The shocking train accident that killed second assistant camerawoman Sarah Jones and injured several others during the filming of Midnight Rider has spread grief and anguish throughout the industry. Jones’ friends have challenged all members of the industry to take an online safety pledge and marches have been held. Even the Academy Awards telecast included an “in memoriam” reference. The question now is, who, if anyone, — The director/producer? The other producers? Others on the set that day? — will be held responsible?
The Midnight Rider crash occurred Feb. 20 in Wayne County, Ga., when a crew was sent onto a narrow trestle to shoot on live train tracks. As THR has reported, the cast and crew were told that if a train appeared, everyone would have 60 seconds to clear the tracks. Later, when one did, barreling down on them at nearly 60 mph, one minute was not enough time for Jones and several others on the tracks to escape. Multiple investigations by local, state and federal authorities are ongoing, including a probe into potential negligent homicide.
The principals involved in the production have not commented on what, if any, safety protocols were in place, although Nick Gant, creative director of the Savannah-based film-crew services company on the film, has denied that any corners were cut. Yet an initial Sheriff’s Department report quoted an official from CSX, the railroad company that owns the tracks, as saying the production had been denied permission to shoot there. The report also said that when the executive producer was asked if it had permission, he responded, “That’s complicated.”
Safety guidelines covering film and TV productions are set by an industry-wide Labor-Management Safety Committee ?that also establishes training courses.? Notably, these guidelines are nonbind?ing. Bulletin No. 28 addresses railroad ?safety: “There are strict rules governing ?rail work. Check with the [local authorities] and with the owner/operator for local regulations, specific guidelines and required training.” According to its website, CSX “generally does not allow filming for movies, television or commercials on its property.”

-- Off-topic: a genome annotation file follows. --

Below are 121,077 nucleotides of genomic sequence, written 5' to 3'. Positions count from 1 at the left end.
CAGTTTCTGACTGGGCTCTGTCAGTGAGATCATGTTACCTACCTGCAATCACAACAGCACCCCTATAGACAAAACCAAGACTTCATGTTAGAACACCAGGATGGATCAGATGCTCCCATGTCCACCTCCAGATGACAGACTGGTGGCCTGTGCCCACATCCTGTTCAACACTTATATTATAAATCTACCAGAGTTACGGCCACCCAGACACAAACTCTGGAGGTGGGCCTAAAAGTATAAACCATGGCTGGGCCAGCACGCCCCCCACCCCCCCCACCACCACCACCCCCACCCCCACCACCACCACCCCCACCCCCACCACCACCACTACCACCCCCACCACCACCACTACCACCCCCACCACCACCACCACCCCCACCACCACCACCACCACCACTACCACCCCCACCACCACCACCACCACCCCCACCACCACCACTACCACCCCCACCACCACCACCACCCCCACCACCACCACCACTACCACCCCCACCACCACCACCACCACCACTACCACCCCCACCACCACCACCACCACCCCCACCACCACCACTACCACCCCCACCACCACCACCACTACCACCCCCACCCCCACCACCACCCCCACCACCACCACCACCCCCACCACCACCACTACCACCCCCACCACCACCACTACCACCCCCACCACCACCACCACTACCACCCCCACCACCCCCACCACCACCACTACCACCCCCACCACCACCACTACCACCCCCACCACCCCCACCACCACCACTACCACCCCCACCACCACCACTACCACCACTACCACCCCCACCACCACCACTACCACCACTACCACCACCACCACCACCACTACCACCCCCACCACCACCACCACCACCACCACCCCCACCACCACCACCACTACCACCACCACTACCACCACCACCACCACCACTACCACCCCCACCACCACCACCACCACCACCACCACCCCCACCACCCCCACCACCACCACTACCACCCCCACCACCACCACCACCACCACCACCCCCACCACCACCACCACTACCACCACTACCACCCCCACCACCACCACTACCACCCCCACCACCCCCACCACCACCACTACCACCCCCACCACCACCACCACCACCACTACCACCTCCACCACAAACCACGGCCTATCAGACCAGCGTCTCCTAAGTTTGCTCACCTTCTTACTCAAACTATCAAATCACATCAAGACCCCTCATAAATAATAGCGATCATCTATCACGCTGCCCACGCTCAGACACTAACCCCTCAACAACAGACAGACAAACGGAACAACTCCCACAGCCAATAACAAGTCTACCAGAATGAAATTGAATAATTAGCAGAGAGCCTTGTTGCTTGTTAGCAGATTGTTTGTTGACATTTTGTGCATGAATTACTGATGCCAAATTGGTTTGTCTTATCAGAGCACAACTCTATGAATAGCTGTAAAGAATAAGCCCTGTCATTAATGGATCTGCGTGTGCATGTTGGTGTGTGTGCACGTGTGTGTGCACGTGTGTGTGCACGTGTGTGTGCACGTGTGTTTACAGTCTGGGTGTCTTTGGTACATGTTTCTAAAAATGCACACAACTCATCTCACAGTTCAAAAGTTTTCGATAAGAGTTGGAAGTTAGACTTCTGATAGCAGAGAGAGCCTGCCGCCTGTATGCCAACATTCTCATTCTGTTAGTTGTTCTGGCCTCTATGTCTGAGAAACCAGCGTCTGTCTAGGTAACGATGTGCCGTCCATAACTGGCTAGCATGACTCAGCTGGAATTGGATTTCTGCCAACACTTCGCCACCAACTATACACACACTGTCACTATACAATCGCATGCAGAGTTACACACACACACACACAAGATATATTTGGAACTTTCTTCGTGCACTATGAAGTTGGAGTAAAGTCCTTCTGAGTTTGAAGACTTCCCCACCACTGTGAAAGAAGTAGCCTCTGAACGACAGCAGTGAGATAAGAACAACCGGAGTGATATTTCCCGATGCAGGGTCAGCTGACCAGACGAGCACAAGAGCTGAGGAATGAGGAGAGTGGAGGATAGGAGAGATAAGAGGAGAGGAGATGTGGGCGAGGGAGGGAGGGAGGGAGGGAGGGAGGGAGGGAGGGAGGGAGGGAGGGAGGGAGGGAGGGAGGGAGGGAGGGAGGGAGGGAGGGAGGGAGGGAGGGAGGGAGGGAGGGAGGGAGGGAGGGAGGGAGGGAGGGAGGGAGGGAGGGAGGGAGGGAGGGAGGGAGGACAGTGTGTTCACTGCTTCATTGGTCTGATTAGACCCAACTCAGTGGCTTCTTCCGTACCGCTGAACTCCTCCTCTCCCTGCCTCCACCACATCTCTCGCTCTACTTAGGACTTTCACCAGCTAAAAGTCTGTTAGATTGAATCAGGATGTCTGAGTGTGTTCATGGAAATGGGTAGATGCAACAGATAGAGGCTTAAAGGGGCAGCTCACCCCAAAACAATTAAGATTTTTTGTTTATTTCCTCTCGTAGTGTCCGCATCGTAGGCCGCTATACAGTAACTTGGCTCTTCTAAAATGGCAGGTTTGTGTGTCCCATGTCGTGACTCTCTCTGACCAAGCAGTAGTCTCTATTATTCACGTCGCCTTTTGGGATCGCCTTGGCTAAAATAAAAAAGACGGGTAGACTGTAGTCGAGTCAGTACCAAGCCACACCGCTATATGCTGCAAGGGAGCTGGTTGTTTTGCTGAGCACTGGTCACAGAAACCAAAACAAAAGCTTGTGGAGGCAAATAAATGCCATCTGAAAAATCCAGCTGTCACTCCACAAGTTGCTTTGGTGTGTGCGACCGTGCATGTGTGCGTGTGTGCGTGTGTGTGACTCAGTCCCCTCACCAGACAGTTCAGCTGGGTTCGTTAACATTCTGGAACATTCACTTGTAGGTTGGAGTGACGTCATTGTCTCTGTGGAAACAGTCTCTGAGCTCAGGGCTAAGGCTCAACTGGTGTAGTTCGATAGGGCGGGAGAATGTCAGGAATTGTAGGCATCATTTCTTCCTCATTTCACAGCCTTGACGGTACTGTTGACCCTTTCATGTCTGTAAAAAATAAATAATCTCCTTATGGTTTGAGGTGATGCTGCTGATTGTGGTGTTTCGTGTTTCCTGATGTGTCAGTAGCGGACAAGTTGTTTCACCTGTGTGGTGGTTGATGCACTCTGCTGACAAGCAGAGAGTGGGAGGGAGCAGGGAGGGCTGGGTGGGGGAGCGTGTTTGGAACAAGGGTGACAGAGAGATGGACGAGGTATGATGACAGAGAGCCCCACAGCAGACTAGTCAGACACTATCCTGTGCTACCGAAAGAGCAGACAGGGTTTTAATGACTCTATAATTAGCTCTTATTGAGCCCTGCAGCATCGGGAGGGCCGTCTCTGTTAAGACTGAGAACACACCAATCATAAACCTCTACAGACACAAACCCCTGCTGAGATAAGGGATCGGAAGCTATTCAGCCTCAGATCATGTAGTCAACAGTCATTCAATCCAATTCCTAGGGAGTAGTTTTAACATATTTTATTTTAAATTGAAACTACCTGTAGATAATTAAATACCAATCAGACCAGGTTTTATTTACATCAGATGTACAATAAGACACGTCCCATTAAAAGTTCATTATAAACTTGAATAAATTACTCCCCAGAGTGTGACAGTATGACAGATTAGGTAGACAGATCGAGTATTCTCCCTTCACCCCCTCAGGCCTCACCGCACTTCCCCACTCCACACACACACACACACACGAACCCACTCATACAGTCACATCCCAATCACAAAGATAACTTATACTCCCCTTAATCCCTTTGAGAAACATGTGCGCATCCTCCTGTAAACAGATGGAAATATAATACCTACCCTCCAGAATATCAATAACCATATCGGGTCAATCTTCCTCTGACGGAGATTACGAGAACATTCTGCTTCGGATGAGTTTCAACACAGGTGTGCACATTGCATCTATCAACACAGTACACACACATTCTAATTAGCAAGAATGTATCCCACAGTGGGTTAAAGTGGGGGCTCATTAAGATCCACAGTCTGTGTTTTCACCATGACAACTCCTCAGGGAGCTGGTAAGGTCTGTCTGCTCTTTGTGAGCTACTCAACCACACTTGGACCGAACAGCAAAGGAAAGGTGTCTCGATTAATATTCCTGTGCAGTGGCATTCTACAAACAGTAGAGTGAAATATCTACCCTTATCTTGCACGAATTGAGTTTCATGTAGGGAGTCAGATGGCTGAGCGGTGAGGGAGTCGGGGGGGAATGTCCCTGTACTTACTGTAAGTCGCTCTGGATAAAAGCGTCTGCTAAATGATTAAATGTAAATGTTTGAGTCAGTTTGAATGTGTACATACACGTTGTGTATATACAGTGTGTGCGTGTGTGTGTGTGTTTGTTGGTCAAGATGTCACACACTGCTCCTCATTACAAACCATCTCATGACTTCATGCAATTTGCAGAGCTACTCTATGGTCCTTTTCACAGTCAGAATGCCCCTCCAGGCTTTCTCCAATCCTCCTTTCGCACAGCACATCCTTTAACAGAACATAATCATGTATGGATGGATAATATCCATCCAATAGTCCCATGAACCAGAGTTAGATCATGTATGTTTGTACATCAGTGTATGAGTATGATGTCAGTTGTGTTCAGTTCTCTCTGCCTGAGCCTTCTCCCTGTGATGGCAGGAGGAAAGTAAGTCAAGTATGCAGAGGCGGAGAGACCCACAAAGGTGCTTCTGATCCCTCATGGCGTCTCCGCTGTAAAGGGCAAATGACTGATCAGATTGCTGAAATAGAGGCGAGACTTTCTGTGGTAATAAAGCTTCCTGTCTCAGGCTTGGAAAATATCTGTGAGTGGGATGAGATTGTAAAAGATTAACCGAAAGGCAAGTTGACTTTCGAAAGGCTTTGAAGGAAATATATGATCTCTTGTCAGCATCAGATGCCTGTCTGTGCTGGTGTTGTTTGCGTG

Before those responsible for running the production went to the location in question, “they should have had a complete set of executed location agreements between them and the property supervisors and the railroad,” says Marty Katz, a producer and production manager with nearly four decades of experience, including 10 years as vp motion picture and television production at the Walt Disney studio. “It is black and white,” he adds. “There are no such things as verbal agreements for location agreements.”
If a production is moving into risky territory, says Katz, a number of Directors Guild of America members on set are “the court of last resort” in terms of declining to proceed. They include the director, the production manager, line producer and, most importantly, the first assistant director. The DGA’s agreement with employers requires the first AD to “inspect the set daily for potential safety violations and report any such problems.”
But in a statement, the DGA notes that while “addressing safety concerns is a collaborative effort, involving competent and qualified safety personnel, DGA members and other crew members, those ultimately responsible for ensuring a safe set are the employers.”